Mysuru: “Otters are indicative species which are always giving us messages on the level of pollution and pesticides in river,” said Gopakumar Menon, Executive Director and Co-Founder of Nityata River Otter Conservancy.
He was speaking on the subject ‘Why Otters Matter’ at the 19th Conservation Talk at Mysuru Zoo here yesterday.
Delivering his talk on Smooth- Coated Otters, Gopakumar said that these otters are found in decent numbers in Ranganathittu Bird Sanctuary and along the Cauvery River basin. They feed mainly on fish and each otter weighs between 8 to 11 kgs.
Stating that Otters live in groups, Gopakumar said that the group is headed by an Alpha Male which patrols its territory within a limited area and use hi-pitch squeak sound for communication. He said that Cauvery River is a very beautiful habitat for Smooth-Coated Otters as the river is not so polluted.
He said that tree cover on river banks were very important for these otters to survive and added that otters live in holts (Den) between the roots of large trees on river banks and they work as a team when it comes to chasing away predators and are supportive to each other as they bring in food for injured otters and take of them.
“The fact is, otters don’t want to have anything to do with you. But they’re extremely territorial. Though their tendency when confronted is to dive and flee, otters can be aggressive when defending their young ones or a food source from a perceived threat,” Gopakumar said.
He said that otters are one of the most intriguing semi aquatic mammals, living both in water and land and are living a life of mystery, disguise and concealment. He further said that between 1970s to around 2005, smooth-coated otters across India were poached by professional gangs of poachers, who used information provided by local fishermen on otter presence, laid traps for the animals and then clubbed them to death to meet the insatiable needs of the wildlife trade. Otter skin is used in the production of bags for the international market and transported along with tiger and leopard skins.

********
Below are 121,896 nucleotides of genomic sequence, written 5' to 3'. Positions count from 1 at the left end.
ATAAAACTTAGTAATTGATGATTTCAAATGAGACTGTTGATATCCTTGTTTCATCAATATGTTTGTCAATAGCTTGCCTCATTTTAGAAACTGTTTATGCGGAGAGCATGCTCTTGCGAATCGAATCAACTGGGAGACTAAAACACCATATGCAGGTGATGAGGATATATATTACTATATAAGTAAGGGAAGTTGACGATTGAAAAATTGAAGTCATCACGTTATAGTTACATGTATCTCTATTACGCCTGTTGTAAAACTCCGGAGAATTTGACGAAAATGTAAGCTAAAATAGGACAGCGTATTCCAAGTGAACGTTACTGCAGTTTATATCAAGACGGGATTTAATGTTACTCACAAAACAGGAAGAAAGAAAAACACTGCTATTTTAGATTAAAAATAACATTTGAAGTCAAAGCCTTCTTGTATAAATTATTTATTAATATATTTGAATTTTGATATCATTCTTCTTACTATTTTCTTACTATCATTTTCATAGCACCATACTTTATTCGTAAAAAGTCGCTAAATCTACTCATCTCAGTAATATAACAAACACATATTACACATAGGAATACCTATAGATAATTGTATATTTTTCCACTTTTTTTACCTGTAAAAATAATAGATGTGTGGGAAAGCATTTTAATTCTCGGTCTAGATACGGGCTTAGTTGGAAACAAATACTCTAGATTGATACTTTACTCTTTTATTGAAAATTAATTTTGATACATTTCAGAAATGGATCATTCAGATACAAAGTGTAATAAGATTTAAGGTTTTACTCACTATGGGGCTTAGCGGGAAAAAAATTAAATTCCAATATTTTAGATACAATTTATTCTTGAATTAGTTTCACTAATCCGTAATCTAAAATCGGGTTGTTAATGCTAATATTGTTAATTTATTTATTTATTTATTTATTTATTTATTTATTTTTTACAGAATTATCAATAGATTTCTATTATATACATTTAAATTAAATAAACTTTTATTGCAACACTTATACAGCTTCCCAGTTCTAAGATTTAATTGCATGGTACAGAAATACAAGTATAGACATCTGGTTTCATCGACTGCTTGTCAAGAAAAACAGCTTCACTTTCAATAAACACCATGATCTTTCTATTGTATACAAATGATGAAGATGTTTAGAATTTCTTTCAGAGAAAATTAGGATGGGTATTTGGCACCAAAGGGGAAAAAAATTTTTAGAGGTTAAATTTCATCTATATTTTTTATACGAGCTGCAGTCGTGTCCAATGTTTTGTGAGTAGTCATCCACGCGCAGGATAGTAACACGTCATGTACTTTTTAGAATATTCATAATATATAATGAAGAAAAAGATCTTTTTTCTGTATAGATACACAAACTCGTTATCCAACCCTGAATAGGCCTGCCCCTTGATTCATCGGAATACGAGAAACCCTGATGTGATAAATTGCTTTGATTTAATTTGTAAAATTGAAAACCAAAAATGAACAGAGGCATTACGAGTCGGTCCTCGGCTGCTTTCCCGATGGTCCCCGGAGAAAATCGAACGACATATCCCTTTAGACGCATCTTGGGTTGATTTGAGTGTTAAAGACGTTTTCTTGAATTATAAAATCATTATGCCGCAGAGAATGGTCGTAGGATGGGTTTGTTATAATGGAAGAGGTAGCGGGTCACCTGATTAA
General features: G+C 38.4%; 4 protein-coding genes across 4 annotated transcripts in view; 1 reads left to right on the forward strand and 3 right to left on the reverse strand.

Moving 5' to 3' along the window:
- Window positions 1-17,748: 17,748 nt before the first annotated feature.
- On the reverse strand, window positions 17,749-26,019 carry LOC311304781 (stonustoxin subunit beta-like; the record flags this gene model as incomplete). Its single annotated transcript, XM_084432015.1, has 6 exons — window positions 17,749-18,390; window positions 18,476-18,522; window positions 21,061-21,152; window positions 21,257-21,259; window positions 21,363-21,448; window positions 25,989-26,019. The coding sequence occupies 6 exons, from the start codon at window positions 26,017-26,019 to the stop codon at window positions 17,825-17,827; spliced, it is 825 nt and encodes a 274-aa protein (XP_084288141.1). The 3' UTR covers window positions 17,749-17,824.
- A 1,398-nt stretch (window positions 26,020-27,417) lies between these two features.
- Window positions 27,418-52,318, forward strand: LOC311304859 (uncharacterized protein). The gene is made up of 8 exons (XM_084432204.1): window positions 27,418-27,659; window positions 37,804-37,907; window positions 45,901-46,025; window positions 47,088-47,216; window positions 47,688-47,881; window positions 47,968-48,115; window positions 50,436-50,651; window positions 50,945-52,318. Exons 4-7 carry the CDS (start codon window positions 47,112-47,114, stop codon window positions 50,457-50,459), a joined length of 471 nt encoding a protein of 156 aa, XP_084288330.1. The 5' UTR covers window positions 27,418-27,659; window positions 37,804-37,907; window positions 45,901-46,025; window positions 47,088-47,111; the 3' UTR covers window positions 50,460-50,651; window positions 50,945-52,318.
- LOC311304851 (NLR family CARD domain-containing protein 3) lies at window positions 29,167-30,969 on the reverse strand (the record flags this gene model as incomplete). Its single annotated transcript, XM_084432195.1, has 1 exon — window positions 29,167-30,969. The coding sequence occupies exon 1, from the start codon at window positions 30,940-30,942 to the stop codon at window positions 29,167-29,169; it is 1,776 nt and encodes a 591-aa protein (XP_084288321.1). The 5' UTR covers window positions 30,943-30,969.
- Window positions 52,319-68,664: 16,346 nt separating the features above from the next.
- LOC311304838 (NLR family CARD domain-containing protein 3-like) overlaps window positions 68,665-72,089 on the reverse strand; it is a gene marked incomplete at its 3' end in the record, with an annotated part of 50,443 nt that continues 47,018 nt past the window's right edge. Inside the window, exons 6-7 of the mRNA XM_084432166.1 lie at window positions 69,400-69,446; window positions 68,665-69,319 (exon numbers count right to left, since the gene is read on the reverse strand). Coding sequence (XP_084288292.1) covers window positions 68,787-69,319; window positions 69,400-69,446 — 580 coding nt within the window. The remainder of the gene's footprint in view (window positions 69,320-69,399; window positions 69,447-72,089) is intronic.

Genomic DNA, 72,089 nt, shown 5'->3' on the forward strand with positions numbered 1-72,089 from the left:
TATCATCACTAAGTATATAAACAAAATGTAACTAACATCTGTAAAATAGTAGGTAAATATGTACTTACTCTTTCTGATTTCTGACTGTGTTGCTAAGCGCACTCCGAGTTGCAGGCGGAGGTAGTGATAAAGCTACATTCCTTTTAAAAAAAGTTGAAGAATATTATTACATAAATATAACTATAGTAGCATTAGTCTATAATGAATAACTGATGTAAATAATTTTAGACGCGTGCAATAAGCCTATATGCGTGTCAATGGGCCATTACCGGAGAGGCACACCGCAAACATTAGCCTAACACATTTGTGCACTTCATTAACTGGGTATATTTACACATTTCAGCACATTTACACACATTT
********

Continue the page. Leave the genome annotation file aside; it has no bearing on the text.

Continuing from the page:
Stating that Smooth-Coated Otters have been classified as ‘Vulnerable; by the International Union for Conservation of Nature (IUCN) and are protected under Schedule II of the Wildlife Protection Act 1972, Gopakumar said that its numbers were declining due to various threats.
He attributed the declining number to poaching, conflicts with fishermen, destructive fish harvesting practices such as using dynamites, chemical poisoning (pesticides, copper sulphate and bleaching powder), sand mining and other such illegal means.
He said that by protecting Otters and crocodiles, we are actually protecting the river and added that we should protect the habitat and not just otters. Gopakumar said, “When we cannot clean our river, we have no rights to pollute it,” and added that the least one can do to protect otters is to not pollute our rivers.